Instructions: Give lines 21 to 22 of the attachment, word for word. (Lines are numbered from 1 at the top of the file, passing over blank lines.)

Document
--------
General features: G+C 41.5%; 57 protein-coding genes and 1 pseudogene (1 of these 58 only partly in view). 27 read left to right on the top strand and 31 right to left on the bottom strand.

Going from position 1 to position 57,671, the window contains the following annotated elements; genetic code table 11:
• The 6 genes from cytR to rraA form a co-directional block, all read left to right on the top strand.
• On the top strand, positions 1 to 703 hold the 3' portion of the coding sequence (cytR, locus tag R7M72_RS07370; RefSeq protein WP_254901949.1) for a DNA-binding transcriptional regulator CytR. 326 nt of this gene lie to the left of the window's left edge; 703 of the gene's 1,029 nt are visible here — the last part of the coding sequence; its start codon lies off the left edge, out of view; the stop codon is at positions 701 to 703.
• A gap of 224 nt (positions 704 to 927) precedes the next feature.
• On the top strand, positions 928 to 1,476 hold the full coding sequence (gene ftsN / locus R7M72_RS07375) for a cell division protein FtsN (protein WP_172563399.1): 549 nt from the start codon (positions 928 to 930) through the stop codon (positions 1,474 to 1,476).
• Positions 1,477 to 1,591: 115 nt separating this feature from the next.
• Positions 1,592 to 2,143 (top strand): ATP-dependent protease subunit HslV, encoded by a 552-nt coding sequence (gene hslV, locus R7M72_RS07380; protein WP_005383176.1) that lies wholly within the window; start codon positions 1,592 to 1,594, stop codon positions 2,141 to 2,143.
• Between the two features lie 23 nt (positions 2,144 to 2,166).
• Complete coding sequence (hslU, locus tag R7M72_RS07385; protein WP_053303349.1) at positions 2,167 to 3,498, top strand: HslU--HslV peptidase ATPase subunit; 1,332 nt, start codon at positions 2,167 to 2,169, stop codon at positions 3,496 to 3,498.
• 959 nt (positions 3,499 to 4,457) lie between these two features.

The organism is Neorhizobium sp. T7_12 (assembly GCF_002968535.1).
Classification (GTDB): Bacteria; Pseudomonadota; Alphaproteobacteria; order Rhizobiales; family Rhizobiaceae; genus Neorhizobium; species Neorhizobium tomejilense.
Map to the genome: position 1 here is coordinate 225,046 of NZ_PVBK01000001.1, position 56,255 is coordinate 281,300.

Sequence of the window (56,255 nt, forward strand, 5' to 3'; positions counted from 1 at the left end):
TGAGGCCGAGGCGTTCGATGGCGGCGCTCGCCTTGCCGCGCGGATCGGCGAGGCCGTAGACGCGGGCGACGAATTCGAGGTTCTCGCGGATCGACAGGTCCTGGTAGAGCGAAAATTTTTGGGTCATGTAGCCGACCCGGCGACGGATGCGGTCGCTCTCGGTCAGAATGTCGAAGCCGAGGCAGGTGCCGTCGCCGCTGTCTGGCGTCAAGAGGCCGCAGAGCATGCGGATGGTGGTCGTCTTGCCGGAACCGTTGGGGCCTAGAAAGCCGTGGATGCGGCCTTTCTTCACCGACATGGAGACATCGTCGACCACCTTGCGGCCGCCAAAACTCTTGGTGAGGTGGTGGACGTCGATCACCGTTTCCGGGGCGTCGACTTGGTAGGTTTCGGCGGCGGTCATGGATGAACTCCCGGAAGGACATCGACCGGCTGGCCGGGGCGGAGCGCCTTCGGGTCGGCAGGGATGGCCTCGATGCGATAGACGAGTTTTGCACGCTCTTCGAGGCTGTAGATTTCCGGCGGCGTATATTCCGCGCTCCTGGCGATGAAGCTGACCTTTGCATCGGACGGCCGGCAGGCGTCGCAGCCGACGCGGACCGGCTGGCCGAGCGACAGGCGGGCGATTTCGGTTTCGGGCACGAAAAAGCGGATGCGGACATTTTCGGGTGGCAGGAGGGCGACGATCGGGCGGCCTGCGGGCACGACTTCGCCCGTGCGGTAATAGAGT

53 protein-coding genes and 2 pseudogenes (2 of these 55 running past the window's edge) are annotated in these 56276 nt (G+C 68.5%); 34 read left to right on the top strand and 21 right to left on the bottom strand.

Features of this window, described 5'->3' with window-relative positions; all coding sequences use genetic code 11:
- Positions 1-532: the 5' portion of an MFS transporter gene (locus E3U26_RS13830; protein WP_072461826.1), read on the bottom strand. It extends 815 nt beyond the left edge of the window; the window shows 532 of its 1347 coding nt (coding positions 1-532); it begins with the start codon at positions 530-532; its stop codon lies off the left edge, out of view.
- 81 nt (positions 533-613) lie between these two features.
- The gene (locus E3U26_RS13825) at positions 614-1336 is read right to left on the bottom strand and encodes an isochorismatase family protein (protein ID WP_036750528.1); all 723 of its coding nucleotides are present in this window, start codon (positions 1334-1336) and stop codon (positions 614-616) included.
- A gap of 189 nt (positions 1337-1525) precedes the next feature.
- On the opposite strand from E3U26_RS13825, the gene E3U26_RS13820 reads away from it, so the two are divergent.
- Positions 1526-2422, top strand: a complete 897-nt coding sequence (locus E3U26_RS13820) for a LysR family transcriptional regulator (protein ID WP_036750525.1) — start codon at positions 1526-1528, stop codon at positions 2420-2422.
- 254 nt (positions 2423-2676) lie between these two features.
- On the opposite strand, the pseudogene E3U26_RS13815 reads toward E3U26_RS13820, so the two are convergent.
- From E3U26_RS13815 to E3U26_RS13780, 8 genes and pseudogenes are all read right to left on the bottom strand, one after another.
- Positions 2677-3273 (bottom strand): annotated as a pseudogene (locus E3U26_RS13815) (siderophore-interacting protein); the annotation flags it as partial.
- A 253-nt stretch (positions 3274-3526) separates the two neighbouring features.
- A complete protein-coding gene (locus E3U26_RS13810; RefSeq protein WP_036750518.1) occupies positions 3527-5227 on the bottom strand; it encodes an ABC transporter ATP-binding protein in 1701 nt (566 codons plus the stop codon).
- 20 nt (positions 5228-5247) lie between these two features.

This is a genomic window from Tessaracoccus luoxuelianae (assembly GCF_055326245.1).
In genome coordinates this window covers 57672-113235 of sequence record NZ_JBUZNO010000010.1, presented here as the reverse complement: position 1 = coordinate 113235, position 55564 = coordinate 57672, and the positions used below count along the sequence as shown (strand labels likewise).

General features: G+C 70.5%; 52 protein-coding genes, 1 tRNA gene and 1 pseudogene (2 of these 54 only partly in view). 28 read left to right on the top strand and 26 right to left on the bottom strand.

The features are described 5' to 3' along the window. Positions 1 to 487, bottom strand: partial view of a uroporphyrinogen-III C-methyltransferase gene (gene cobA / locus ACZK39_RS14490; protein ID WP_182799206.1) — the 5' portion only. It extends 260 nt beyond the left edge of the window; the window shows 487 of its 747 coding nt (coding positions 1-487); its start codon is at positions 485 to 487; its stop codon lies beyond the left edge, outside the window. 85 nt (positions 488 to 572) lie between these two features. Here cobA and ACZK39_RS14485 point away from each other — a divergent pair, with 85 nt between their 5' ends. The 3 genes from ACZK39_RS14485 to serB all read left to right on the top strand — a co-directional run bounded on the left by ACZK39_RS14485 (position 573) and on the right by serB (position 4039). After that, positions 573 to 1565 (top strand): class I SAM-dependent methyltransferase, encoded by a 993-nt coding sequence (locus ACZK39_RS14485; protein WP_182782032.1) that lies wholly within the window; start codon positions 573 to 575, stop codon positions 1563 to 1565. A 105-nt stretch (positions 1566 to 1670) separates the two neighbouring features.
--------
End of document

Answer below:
- The gene (locus E3U26_RS13825) at positions 614-1336 is read right to left on the bottom strand and encodes an isochorismatase family protein (protein ID WP_036750528.1); all 723 of its coding nucleotides are present in this window, start codon (positions 1334-1336) and stop codon (positions 614-616) included.
- A gap of 189 nt (positions 1337-1525) precedes the next feature.